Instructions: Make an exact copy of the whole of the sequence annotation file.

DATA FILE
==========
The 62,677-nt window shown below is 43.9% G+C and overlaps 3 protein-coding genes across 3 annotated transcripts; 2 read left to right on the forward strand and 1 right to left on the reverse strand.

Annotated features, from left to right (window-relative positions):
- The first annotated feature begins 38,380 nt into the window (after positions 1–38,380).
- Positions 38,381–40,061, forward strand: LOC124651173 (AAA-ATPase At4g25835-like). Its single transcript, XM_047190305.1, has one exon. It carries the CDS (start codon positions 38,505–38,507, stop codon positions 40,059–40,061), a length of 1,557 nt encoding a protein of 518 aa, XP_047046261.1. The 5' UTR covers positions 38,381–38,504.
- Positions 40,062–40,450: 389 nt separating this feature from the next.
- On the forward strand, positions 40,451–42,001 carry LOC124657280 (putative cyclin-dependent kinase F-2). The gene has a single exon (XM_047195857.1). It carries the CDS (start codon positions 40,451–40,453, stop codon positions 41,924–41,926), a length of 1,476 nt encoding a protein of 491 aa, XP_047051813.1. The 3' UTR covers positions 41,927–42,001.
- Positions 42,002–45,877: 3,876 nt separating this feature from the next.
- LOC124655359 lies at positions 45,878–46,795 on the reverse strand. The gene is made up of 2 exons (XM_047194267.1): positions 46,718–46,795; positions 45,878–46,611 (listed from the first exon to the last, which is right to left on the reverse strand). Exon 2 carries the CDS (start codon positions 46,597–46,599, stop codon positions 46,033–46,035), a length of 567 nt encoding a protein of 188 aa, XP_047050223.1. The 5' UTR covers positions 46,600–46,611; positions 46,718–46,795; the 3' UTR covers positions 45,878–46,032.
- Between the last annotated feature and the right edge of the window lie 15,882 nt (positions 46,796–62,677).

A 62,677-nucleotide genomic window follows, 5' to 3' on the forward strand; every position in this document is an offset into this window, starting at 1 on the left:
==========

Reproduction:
The 62,677-nt window shown below is 43.9% G+C and overlaps 3 protein-coding genes across 3 annotated transcripts; 2 read left to right on the forward strand and 1 right to left on the reverse strand.

Annotated features, from left to right (window-relative positions):
- The first annotated feature begins 38,380 nt into the window (after positions 1–38,380).
- Positions 38,381–40,061, forward strand: LOC124651173 (AAA-ATPase At4g25835-like). Its single transcript, XM_047190305.1, has one exon. It carries the CDS (start codon positions 38,505–38,507, stop codon positions 40,059–40,061), a length of 1,557 nt encoding a protein of 518 aa, XP_047046261.1. The 5' UTR covers positions 38,381–38,504.
- Positions 40,062–40,450: 389 nt separating this feature from the next.
- On the forward strand, positions 40,451–42,001 carry LOC124657280 (putative cyclin-dependent kinase F-2). The gene has a single exon (XM_047195857.1). It carries the CDS (start codon positions 40,451–40,453, stop codon positions 41,924–41,926), a length of 1,476 nt encoding a protein of 491 aa, XP_047051813.1. The 3' UTR covers positions 41,927–42,001.
- Positions 42,002–45,877: 3,876 nt separating this feature from the next.
- LOC124655359 lies at positions 45,878–46,795 on the reverse strand. The gene is made up of 2 exons (XM_047194267.1): positions 46,718–46,795; positions 45,878–46,611 (listed from the first exon to the last, which is right to left on the reverse strand). Exon 2 carries the CDS (start codon positions 46,597–46,599, stop codon positions 46,033–46,035), a length of 567 nt encoding a protein of 188 aa, XP_047050223.1. The 5' UTR covers positions 46,600–46,611; positions 46,718–46,795; the 3' UTR covers positions 45,878–46,032.
- Between the last annotated feature and the right edge of the window lie 15,882 nt (positions 46,796–62,677).

A 62,677-nucleotide genomic window follows, 5' to 3' on the forward strand; every position in this document is an offset into this window, starting at 1 on the left: